This isn’t the first purge rumor about Choe Ryong-Hae

Choe Ryong-Hae’s omission from Marshal Ri Ul-Sol’s funeral committee has South Korean experts and officials speculating that Choe, thought by some to be North Korea’s third-ranking official, may have become the latest of many North Korean officials to be purged by Kim Jong-Un:

Even if unwell, Choe would normally be on the list and experts said the omission of someone of his stature could not be put down to oversight.

“It’s almost impossible that this happened unless Choe … was removed from key positions,” said Cheong Seong-Chang, an analyst at the Sejong Institute think-tank in Seoul.

“I suspect that Choe might have been involved in serious trouble such as a major corruption scandal or defamation,” Cheong said.

Seoul’s Unification Ministry, which handles North Korea affairs, also noted the omission in a regular press briefing on Monday.

“We certainly view it as unusual given past precedent,” said ministry spokesman Jeong Joon-Hee.

Choe was also absent when Kim paid tribute at Ri’s wake Sunday along with several senior military cadres, according to footage from North Korean state TV.

Choe was seen as Kim Jong-Un’s most trusted envoy, and was chosen to take a personal message to Chinese President Xi Jinping in 2013.

And he visited Beijing again very recently, in September, as North Korea’s representative at China’s giant WWII victory anniversary parade. [AFP]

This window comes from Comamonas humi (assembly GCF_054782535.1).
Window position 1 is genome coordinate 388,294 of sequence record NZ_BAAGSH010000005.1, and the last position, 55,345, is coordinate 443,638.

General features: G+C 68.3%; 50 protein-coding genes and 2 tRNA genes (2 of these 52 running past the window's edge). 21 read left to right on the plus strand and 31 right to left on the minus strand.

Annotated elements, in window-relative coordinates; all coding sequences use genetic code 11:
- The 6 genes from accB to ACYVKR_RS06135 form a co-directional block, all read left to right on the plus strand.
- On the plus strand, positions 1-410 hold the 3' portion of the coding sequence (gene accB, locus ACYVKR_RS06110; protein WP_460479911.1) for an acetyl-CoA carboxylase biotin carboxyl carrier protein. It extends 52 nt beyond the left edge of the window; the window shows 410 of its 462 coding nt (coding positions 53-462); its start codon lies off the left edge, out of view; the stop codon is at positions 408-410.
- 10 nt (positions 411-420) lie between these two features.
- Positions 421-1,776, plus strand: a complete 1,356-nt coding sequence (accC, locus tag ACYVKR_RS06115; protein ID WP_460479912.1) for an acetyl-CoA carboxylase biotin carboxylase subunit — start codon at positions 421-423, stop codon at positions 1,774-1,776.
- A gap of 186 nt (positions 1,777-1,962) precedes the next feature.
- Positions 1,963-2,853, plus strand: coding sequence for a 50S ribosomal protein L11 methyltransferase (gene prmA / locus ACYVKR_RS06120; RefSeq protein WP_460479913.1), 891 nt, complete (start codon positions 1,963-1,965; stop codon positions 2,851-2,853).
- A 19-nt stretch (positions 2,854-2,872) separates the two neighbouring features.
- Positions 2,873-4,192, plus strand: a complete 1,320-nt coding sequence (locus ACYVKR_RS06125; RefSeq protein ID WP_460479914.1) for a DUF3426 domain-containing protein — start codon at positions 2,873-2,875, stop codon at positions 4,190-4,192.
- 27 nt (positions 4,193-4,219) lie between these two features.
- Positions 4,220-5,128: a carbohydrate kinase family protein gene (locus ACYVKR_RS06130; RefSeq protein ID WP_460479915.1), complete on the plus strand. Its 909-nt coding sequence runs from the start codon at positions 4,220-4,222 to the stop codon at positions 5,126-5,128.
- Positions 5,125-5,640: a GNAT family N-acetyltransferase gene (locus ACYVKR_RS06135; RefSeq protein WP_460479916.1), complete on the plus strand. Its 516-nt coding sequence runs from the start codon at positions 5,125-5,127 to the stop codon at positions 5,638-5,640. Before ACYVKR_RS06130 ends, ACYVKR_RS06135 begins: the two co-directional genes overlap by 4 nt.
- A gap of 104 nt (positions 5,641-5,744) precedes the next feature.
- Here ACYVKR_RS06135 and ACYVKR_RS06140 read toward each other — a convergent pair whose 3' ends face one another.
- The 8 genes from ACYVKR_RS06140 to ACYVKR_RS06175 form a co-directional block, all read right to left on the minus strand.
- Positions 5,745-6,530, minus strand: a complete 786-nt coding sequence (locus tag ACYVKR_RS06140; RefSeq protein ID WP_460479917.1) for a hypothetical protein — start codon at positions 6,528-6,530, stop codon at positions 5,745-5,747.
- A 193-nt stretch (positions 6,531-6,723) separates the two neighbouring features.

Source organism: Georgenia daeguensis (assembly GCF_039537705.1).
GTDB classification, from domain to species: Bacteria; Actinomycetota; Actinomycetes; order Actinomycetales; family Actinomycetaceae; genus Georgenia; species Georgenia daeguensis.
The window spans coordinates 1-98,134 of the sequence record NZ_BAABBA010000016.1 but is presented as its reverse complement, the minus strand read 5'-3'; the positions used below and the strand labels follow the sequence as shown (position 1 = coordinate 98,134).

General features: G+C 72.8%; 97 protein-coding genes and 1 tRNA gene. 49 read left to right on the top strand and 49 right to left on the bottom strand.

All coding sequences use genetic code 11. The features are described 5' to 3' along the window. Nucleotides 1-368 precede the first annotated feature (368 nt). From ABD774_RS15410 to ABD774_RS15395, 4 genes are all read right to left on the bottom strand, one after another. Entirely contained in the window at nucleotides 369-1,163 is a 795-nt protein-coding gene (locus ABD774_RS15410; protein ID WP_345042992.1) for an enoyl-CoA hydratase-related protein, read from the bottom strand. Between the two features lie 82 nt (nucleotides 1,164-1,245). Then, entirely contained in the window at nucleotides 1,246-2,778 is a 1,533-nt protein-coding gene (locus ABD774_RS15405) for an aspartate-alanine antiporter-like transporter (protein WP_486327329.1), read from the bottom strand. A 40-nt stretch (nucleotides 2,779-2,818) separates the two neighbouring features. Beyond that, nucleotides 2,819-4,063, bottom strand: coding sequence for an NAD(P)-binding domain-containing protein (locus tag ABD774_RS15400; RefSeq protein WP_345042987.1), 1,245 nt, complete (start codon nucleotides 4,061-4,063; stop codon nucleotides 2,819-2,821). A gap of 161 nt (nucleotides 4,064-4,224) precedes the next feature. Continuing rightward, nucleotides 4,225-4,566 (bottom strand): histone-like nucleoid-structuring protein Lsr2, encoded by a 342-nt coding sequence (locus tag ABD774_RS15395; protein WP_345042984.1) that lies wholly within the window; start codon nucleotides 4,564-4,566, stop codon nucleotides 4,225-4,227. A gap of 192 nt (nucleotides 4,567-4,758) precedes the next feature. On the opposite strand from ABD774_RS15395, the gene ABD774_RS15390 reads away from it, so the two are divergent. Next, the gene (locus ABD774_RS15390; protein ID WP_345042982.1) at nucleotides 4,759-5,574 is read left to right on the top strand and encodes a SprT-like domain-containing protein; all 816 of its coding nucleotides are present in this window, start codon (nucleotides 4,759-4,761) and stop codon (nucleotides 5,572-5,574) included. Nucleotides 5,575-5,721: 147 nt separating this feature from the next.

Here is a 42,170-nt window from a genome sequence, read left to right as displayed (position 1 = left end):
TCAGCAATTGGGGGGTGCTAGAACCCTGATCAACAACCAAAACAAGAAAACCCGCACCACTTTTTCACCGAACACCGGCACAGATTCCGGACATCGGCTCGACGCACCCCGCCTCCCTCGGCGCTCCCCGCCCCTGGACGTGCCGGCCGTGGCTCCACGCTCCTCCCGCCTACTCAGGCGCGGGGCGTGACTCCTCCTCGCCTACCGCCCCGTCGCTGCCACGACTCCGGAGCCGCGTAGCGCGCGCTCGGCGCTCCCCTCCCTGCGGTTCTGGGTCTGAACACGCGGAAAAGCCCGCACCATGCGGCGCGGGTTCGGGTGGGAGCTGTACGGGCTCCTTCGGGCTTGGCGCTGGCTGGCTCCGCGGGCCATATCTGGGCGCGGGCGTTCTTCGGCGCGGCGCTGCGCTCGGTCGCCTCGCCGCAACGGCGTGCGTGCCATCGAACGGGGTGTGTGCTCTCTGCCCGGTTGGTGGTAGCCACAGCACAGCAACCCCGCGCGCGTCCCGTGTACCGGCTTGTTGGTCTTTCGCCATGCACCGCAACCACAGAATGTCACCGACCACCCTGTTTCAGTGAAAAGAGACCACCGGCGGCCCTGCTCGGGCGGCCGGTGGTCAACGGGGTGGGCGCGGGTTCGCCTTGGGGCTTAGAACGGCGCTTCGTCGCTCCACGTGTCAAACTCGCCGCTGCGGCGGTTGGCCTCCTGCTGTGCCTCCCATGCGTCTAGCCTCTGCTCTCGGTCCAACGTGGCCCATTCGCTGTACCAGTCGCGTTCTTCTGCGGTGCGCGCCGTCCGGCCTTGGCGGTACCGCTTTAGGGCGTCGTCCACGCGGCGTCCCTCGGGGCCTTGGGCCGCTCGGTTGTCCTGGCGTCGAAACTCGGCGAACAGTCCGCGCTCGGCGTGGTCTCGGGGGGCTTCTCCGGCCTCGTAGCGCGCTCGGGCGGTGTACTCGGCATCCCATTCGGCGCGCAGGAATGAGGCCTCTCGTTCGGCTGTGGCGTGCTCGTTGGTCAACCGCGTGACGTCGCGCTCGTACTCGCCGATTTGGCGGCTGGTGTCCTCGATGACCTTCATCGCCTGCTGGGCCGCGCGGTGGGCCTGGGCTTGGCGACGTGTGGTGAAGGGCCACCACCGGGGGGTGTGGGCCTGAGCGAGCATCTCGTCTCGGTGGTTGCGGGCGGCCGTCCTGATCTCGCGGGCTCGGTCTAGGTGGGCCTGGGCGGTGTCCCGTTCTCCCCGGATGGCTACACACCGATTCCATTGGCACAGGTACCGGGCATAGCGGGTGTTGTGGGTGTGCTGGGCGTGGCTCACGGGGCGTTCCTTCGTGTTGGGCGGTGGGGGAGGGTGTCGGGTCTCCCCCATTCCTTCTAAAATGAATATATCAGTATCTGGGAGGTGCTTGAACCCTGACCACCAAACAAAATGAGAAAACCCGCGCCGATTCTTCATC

At the outset, it’s worth asking whether Choe was ever ranked as highly as is often assumed. On this point, Jang Jin-Sung takes the view that he wasn’t, and I take Jang’s views on such matters seriously.

Even by North Korean standards, Choe’s status has been difficult to follow. In September 2014, North Korean state media announced that Choe has been “recalled … from the post of vice-chairman of the National Defence Commission (NDC) of the DPRK due to his transfer to other post.” Sounds ominous, right? A month later, Choe and Hwang Pyong-So were dispatched to Seoul for high-level talks, which seemed to confirm Choe’s high status and level of trust within the regime.

Don’t pity Choe, who has undoubtedly climbed over plenty of skulls to reach his position. Save your pity for poor Ken Gause, who had just released a book on North Korean kremlinology, and who may well have enough material for a second edition by December.